The first certifying examination in pediatric pulmonology was administered by the American Board of Pediatrics in 1986, 2 years before I entered my pediatric pulmonology fellowship at the Johns Hopkins Children’s Center. The field of pediatric pulmonology developed from multiple advances in neonatology, respiratory physiology, and other fields that led to a need for specialists who would focus on lung disease in children. The first board-certified pediatric pulmonologists, many of whom are still in practice, advanced diverse areas of child health, including care of children with bronchopulmonary dysplasia, asthma, sleep-disordered breathing, and chronic respiratory failure. Improved nutritional care of children with cystic fibrosis has led to increases in survival, leaving lung disease the major cause of premature death.
Pediatric pulmonologists became necessary members of the Cystic Fibrosis (CF) Center Team and have assisted in the development of many new therapies for CF. Technological advances in pediatric pulmonary function testing, which now extends to infants and preschoolers, advances in flexible fiberoptic bronchoscopy, and new imaging procedures, have aided diagnosis and understanding of many forms of childhood respiratory disease.
In this issue of Pediatric Annals, we celebrate 25 years of pediatric pulmonology by presenting recent advances in childhood respiratory disease. Newborn screening for CF became universal and mandatory throughout the US at the end of 2009. The CF newborn screening process is complex and requires sweat chloride testing in all infants with a positive screen. Some methods of CF newborn screening identify asymptomatic carriers of the CF transmembrane conductance regulator gene, requiring genetic counseling for families of such infants.
Furthermore, infants in whom CF can neither be firmly diagnosed nor excluded, sometimes for extended periods of time, are considered to have “CF-related metabolic syndrome,” requiring specific follow-up and careful monitoring by the primary care physician. The approach to CF newborn screening and considerations for care of infants with CF, and infants with these other findings stemming from newborn screening, are reviewed in the article by Michael Rock and Jack Sharp (see page 759).
Neuromuscular diseases in children have significant effects on the respiratory system, and respiratory failure is a major cause of death in these disorders, most notably Duchenne muscular dystrophy and spinal muscular atrophy. Advances in care of children with these disorders have markedly improved their longevity and quality of life; however, early evaluation and management of respiratory disease is critical to achieve the best outcomes. In this issue, Zoran Danov and Mary Schroth review the physiology, complications, and appropriate testing and therapy (see page 769).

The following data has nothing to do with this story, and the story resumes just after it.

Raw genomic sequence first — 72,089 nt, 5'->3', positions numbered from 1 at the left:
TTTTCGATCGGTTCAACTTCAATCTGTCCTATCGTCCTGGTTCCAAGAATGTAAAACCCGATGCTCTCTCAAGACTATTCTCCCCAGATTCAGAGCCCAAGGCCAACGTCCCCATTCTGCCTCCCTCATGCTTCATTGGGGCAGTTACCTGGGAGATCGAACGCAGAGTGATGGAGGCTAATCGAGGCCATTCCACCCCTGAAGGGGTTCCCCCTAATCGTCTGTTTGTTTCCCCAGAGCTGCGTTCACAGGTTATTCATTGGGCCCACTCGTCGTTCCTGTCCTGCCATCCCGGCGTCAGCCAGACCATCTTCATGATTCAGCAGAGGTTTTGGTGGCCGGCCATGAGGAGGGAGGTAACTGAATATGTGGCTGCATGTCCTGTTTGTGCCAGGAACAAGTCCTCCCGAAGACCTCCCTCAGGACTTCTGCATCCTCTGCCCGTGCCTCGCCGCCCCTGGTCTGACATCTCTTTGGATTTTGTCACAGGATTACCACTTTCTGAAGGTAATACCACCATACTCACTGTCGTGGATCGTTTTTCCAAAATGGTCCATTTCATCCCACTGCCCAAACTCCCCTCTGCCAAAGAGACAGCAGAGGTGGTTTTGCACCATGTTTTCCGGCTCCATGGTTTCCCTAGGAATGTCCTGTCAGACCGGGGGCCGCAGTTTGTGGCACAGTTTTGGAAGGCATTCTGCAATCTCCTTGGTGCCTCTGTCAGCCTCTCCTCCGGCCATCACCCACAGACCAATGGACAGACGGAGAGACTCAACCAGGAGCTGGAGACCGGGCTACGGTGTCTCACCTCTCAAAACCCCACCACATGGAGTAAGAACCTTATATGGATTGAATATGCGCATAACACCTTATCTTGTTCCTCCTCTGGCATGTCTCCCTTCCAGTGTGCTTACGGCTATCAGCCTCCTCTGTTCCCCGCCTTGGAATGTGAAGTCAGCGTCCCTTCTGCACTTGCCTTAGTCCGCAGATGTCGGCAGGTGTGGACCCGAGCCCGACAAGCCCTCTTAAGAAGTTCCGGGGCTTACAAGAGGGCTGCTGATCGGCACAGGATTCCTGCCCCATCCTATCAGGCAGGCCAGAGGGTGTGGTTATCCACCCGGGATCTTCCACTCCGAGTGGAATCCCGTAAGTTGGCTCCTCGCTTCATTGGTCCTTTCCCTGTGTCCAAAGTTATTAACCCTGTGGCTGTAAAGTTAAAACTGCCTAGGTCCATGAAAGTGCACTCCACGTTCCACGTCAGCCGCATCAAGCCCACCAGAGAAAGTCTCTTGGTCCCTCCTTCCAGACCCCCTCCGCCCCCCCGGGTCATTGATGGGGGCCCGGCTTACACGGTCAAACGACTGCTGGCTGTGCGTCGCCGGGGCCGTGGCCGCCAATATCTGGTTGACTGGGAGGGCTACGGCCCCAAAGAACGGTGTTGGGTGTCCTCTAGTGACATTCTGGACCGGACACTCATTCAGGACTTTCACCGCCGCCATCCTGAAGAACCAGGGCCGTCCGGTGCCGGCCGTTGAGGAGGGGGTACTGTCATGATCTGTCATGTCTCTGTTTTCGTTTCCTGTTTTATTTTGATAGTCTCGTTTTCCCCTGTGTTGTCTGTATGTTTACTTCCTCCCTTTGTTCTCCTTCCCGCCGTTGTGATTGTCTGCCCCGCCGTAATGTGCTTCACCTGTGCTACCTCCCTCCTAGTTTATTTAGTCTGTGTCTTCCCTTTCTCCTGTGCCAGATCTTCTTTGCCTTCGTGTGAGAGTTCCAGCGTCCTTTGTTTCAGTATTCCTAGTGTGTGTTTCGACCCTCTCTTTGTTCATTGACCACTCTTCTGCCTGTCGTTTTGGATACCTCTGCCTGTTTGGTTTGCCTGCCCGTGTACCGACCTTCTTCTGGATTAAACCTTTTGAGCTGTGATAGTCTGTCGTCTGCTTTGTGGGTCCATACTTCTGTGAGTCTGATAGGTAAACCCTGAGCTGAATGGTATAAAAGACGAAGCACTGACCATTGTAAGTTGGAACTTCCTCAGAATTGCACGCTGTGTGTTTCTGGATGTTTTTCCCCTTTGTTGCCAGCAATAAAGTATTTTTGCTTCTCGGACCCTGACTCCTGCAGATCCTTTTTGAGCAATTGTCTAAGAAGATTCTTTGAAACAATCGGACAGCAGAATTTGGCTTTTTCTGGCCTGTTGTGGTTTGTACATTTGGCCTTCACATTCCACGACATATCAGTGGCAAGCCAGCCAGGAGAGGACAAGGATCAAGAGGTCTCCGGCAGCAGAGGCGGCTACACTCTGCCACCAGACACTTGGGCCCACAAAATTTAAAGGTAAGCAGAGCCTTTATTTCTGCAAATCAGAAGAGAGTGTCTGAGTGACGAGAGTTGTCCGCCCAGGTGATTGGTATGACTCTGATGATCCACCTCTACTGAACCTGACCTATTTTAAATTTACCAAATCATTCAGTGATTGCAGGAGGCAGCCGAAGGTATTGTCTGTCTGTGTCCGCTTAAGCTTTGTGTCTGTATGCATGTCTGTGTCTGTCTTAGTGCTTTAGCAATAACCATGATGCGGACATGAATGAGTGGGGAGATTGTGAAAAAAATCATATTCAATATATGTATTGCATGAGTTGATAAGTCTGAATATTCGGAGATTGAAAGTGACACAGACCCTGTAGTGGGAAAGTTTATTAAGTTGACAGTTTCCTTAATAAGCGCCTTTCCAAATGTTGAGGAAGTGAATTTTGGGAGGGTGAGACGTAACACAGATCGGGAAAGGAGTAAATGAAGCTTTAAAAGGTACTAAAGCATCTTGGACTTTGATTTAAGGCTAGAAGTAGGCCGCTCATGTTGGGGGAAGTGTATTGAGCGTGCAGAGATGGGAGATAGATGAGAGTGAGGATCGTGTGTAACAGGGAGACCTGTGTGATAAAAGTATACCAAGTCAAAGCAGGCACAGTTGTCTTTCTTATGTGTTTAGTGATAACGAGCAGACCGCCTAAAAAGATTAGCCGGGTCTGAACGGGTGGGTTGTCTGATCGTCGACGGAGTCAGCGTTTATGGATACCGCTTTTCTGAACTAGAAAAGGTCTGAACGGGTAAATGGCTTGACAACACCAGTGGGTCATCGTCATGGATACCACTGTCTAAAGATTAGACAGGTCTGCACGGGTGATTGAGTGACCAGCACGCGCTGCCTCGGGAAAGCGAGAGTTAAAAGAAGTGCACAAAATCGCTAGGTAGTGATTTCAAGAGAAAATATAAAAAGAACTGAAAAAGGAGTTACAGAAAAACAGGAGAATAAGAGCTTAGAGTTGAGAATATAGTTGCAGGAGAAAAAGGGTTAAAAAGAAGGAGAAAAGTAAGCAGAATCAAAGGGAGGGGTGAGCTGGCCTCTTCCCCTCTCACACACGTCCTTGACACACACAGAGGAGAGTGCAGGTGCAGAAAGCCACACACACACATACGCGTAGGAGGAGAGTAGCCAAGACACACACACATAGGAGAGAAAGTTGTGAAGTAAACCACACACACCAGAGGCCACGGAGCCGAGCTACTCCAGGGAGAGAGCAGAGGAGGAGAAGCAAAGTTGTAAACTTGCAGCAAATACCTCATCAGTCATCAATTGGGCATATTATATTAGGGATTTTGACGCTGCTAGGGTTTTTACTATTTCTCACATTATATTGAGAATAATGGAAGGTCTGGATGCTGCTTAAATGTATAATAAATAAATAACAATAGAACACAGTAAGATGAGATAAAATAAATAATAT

For many years, interstitial lung disease (ILD) in children was diagnosed, and often managed, using the same strategies used in adults. It became evident over time that these disorders in adults and children are distinctly different in important ways, including pathologic findings on lung biopsies and the clinical course of patients. As a result, ILD has been reclassified under the umbrella of “ChILD syndrome.” The diverse diagnoses in this syndrome, and the approach to diagnosis and treatment, are reviewed by Adrienne Prestridge and Robin Deterding (see page 777).
Sleep-disordered breathing also is a common syndrome with diverse clinical findings. The earliest studies on pediatric sleep disordered breathing came from pediatric cardiologists who described right heart failure in children with severe sleep-disordered breathing. Pediatric pulmonologists were instrumental in defining obstructive sleep apnea syndrome, characterizing important clinical differences in the diagnosis and management in children, compared with adults, and in defining its many complications. The field of sleep medicine has evolved markedly, leading to the need for specific training programs and special qualifying certificates for sleep medicine specialists. Advances in our understanding of pediatric sleep-disordered breathing are presented here by Darius Loghmanee and Stephen Sheldon (see page 784).
Two special articles in this issue focus on broadly important child health issues that are of special interest to those who care for children with respiratory diseases. The first, by Kim Watts and Michael Schechter (see page 793), reviews the marked and sobering disparities in outcomes for two disorders, asthma and CF. Poor and ethnic minority children with these disorders have worse disease and a higher risk of death than wealthier and non-Hispanic white children. The authors discuss contributing etiologies and possible approaches to reducing the gap in health outcomes.
The second, by Stacy Vanden-Branden (see page 800), addresses one solution to the shortage of pediatric pulmonologists. Nurse practitioners (NP) are ideally suited to assist with the diagnosis and management of patients with chronic diseases, including pediatric respiratory diseases, and play an important role in direct patient care, care coordination, and family support. In our practice at Children’s Memorial Hospital, and at many other centers in the US and other countries, NPs are an invaluable part of the care team.
I am very fortunate to have worked with the contributors to this issue, and thank them not only for their articles but also for their friendship and for the dedication they show to their patients, and to advancing our field further. Finally, I thank the reader for your interest in advances in pediatric respiratory disease.